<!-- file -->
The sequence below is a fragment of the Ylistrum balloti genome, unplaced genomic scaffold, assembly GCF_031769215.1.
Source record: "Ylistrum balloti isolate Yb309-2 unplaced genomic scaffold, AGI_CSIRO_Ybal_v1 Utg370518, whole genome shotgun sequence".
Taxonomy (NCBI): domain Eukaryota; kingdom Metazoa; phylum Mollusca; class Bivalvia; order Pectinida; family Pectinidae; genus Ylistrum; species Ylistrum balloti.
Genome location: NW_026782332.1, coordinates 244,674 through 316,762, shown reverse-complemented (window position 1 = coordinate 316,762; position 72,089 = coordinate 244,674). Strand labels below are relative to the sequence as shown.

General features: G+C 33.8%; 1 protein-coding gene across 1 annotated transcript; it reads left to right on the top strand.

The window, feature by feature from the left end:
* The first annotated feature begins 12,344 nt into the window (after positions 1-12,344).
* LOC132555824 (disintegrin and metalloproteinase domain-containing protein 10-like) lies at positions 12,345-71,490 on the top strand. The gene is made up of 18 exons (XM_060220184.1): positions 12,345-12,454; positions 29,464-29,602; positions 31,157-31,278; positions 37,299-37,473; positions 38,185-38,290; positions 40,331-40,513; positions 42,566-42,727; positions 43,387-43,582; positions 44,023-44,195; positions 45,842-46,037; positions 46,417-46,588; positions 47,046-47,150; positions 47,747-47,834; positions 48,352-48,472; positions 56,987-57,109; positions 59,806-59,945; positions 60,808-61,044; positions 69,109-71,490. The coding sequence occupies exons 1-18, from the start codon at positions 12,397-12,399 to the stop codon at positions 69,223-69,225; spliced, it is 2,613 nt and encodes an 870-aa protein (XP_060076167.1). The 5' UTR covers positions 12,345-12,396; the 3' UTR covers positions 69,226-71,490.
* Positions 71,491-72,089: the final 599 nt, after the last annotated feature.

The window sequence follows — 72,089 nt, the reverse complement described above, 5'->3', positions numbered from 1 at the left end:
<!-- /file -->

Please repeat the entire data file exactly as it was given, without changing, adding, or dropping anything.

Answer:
The sequence below is a fragment of the Ylistrum balloti genome, unplaced genomic scaffold, assembly GCF_031769215.1.
Source record: "Ylistrum balloti isolate Yb309-2 unplaced genomic scaffold, AGI_CSIRO_Ybal_v1 Utg370518, whole genome shotgun sequence".
Taxonomy (NCBI): domain Eukaryota; kingdom Metazoa; phylum Mollusca; class Bivalvia; order Pectinida; family Pectinidae; genus Ylistrum; species Ylistrum balloti.
Genome location: NW_026782332.1, coordinates 244,674 through 316,762, shown reverse-complemented (window position 1 = coordinate 316,762; position 72,089 = coordinate 244,674). Strand labels below are relative to the sequence as shown.

General features: G+C 33.8%; 1 protein-coding gene across 1 annotated transcript; it reads left to right on the top strand.

The window, feature by feature from the left end:
* The first annotated feature begins 12,344 nt into the window (after positions 1-12,344).
* LOC132555824 (disintegrin and metalloproteinase domain-containing protein 10-like) lies at positions 12,345-71,490 on the top strand. The gene is made up of 18 exons (XM_060220184.1): positions 12,345-12,454; positions 29,464-29,602; positions 31,157-31,278; positions 37,299-37,473; positions 38,185-38,290; positions 40,331-40,513; positions 42,566-42,727; positions 43,387-43,582; positions 44,023-44,195; positions 45,842-46,037; positions 46,417-46,588; positions 47,046-47,150; positions 47,747-47,834; positions 48,352-48,472; positions 56,987-57,109; positions 59,806-59,945; positions 60,808-61,044; positions 69,109-71,490. The coding sequence occupies exons 1-18, from the start codon at positions 12,397-12,399 to the stop codon at positions 69,223-69,225; spliced, it is 2,613 nt and encodes an 870-aa protein (XP_060076167.1). The 5' UTR covers positions 12,345-12,396; the 3' UTR covers positions 69,226-71,490.
* Positions 71,491-72,089: the final 599 nt, after the last annotated feature.

The window sequence follows — 72,089 nt, the reverse complement described above, 5'->3', positions numbered from 1 at the left end: